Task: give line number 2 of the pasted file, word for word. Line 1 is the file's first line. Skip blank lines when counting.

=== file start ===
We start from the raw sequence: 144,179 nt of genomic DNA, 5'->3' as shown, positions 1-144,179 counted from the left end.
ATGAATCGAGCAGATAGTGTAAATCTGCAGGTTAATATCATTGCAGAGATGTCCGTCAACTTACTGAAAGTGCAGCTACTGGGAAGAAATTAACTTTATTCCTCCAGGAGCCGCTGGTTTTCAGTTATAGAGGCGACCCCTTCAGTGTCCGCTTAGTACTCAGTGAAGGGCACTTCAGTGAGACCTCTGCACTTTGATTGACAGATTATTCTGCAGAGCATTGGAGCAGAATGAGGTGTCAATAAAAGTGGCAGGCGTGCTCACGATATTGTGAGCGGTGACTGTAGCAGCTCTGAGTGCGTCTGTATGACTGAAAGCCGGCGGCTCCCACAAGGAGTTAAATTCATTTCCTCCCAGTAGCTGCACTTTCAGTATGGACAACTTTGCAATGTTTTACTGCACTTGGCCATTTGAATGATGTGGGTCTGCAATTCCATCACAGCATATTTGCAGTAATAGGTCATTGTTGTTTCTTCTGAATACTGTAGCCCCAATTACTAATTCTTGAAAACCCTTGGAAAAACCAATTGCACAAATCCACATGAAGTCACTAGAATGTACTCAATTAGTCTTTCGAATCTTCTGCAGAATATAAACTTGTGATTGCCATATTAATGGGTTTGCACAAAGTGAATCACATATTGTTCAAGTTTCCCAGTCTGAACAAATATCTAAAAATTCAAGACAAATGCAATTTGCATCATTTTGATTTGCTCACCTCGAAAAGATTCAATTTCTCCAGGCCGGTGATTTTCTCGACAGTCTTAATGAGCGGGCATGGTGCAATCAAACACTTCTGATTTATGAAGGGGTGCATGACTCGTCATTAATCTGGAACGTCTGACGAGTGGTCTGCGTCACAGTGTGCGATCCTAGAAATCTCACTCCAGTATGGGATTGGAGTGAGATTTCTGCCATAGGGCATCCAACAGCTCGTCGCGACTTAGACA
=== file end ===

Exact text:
ATGAATCGAGCAGATAGTGTAAATCTGCAGGTTAATATCATTGCAGAGATGTCCGTCAACTTACTGAAAGTGCAGCTACTGGGAAGAAATTAACTTTATTCCTCCAGGAGCCGCTGGTTTTCAGTTATAGAGGCGACCCCTTCAGTGTCCGCTTAGTACTCAGTGAAGGGCACTTCAGTGAGACCTCTGCACTTTGATTGACAGATTATTCTGCAGAGCATTGGAGCAGAATGAGGTGTCAATAAAAGTGGCAGGCGTGCTCACGATATTGTGAGCGGTGACTGTAGCAGCTCTGAGTGCGTCTGTATGACTGAAAGCCGGCGGCTCCCACAAGGAGTTAAATTCATTTCCTCCCAGTAGCTGCACTTTCAGTATGGACAACTTTGCAATGTTTTACTGCACTTGGCCATTTGAATGATGTGGGTCTGCAATTCCATCACAGCATATTTGCAGTAATAGGTCATTGTTGTTTCTTCTGAATACTGTAGCCCCAATTACTAATTCTTGAAAACCCTTGGAAAAACCAATTGCACAAATCCACATGAAGTCACTAGAATGTACTCAATTAGTCTTTCGAATCTTCTGCAGAATATAAACTTGTGATTGCCATATTAATGGGTTTGCACAAAGTGAATCACATATTGTTCAAGTTTCCCAGTCTGAACAAATATCTAAAAATTCAAGACAAATGCAATTTGCATCATTTTGATTTGCTCACCTCGAAAAGATTCAATTTCTCCAGGCCGGTGATTTTCTCGACAGTCTTAATGAGCGGGCATGGTGCAATCAAACACTTCTGATTTATGAAGGGGTGCATGACTCGTCATTAATCTGGAACGTCTGACGAGTGGTCTGCGTCACAGTGTGCGATCCTAGAAATCTCACTCCAGTATGGGATTGGAGTGAGATTTCTGCCATAGGGCATCCAACAGCTCGTCGCGACTTAGACA